“Women in Cybersecurity Law: Undermining Prejudices,” United States Cybersecurity Magazine
Beth Shirley, CIPP/US, co-chair of Burr & Forman’s Cybersecurity and Data Privacy Team, authored an article for the Fall 2022 issue of United States Cybersecurity Magazine discussing the underrepresentation of women in cybersecurity law, biases that contribute to fewer women entering the field and how cybersecurity law is uniquely suited to evade those biases related to women’s natural abilities.
“Girls and women too often avoid pursuing studies and careers in fields based in math and science, such as information technology, cybersecurity and, in the context of law, cybersecurity law,” Shirley said. “Indeed, there is (and was) a misperception and deeply rooted prejudice that girls and women are, by nature, not good at math and science. These views, created by society and internalized by girls and women from young ages, result in women’s disproportionately low representation in fields based in math and science – such as cybersecurity. However, the emerging field of cybersecurity law is positioned to escape this trend.”
Women in North America make up approximately 14% of the cybersecurity workforce and, 2021, 37% of the legal profession, which would indicate that women or likely more underrepresented in the specific field of cybersecurity law. For her own part, Shirley believed her strengths were not in math and science (informed partly by her teachers’ encouragement) and ultimately majored in English, minored in Spanish, obtained a Master’s in English and started an English Ph.D. program before deciding to enter law school. Despite her non-technical, non-STEM background, she ultimately ended up with a successful cybersecurity practice at Burr & Forman.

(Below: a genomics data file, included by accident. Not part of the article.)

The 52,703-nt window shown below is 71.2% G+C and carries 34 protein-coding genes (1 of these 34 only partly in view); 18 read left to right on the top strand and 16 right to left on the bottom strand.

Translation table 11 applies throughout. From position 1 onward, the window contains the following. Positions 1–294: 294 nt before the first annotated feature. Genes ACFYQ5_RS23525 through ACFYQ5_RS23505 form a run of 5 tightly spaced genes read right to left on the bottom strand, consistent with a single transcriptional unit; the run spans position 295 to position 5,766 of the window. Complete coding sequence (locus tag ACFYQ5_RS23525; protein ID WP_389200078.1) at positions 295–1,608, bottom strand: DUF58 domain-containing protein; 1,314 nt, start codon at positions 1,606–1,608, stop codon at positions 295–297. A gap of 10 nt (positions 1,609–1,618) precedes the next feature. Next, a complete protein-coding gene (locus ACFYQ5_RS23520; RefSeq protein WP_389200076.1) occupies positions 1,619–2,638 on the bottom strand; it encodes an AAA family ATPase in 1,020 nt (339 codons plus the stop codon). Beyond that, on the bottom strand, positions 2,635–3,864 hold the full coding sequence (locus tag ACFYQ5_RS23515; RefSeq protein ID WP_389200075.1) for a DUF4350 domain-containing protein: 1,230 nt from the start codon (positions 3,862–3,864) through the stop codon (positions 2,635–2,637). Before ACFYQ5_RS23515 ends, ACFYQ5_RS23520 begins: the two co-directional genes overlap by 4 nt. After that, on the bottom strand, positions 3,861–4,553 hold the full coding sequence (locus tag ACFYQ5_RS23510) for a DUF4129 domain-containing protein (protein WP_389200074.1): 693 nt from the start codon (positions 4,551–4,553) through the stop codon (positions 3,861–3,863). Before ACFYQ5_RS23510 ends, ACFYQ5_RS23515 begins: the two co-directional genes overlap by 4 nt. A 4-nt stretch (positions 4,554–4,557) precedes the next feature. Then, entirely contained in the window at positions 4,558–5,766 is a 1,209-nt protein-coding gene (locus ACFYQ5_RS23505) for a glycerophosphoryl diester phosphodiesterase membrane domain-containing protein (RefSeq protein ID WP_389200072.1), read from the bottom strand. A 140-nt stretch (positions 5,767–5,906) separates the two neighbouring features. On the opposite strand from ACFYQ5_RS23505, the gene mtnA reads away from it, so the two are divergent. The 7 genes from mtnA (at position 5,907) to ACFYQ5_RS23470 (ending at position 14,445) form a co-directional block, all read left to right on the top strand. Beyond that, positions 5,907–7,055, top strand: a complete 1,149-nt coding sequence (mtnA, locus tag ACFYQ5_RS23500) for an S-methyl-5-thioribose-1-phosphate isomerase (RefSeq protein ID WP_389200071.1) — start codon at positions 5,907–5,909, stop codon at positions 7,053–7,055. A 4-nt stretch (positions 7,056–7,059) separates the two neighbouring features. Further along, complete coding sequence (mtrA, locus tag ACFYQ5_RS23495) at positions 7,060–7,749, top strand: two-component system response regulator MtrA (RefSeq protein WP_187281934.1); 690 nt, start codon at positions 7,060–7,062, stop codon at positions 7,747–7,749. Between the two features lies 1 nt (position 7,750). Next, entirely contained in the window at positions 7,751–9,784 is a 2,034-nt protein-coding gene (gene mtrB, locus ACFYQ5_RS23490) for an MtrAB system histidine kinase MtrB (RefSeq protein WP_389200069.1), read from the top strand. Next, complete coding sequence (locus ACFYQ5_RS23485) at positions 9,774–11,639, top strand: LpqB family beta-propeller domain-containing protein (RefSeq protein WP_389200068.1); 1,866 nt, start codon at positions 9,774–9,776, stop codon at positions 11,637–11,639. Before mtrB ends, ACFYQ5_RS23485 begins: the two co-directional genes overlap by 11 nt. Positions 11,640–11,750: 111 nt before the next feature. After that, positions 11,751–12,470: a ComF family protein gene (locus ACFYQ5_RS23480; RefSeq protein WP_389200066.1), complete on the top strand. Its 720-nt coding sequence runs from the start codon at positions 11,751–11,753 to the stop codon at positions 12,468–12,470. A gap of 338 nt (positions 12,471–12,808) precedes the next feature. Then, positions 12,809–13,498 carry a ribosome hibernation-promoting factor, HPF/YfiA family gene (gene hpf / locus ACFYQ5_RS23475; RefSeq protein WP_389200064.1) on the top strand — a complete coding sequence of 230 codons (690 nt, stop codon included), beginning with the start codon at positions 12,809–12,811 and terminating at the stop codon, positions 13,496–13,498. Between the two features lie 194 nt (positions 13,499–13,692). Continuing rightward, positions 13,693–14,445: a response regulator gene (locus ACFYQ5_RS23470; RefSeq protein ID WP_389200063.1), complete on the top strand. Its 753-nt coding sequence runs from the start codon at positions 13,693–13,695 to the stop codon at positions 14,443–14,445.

“Cybersecurity law is uniquely suited to evade biases regarding women’s natural abilities and, therefore, about women generally,” said Shirley. “A significant part of cybersecurity law is responding to data events that may constitute legally defined data breaches. When a potential data breach occurs, time is of the essence. Clients must rely on who is best qualified to assist in that field – regardless of any specific identifying characteristics of a cybersecurity attorney.”
Cybersecurity is a unique area of law that requires specialized knowledge and legal representation, and the company’s long-standing, general practitioner attorney will not be able to properly address a potential data breach. As such, the company should – and must for the best result – work with the best qualified and experienced attorney, regardless of gender or any other racial, ethnic, or personal identifying characteristics. Moreover, communications in cybersecurity law generally are through phone, email or text – not in-person due to the immediate need for response. This means the particular physical characteristics of the cybersecurity attorney are not readily identifiable, which limits the client’s ability to form the same degree of inherent biases that are associated with seeing people in person.
Shirley also noted that the time-sensitive demands and pressures for counseling a client through a cybersecurity issue does not discriminate. “The responding attorney can make the time, during a drive to pick up a child from sports practice, in the middle of making dinner, and in many other non-ideal locations and circumstances,” she explained. “As long as there is an opportunity for preservation of confidentiality, there is an opportunity to assist and advise on an emergency basis.”
Shirley concluded the article to say that Results Matter. “When female attorneys successfully manage cybersecurity matters, the client – regardless of implicit or overt prejudices concerning women – must be pleased,” she said. “Even if a particular contact point with the client may have prejudices that cannot be overcome, there are many representatives of an organization who are involved in evaluating the management of a data incident, either directly or indirectly. Where a job is well done, the result is undeniable. These positive reactions can contribute to changing any existing biases against women, their strengths, and their capabilities.”
The full article is available with a free online subscription to U.S. Cybersecurity Magazine here.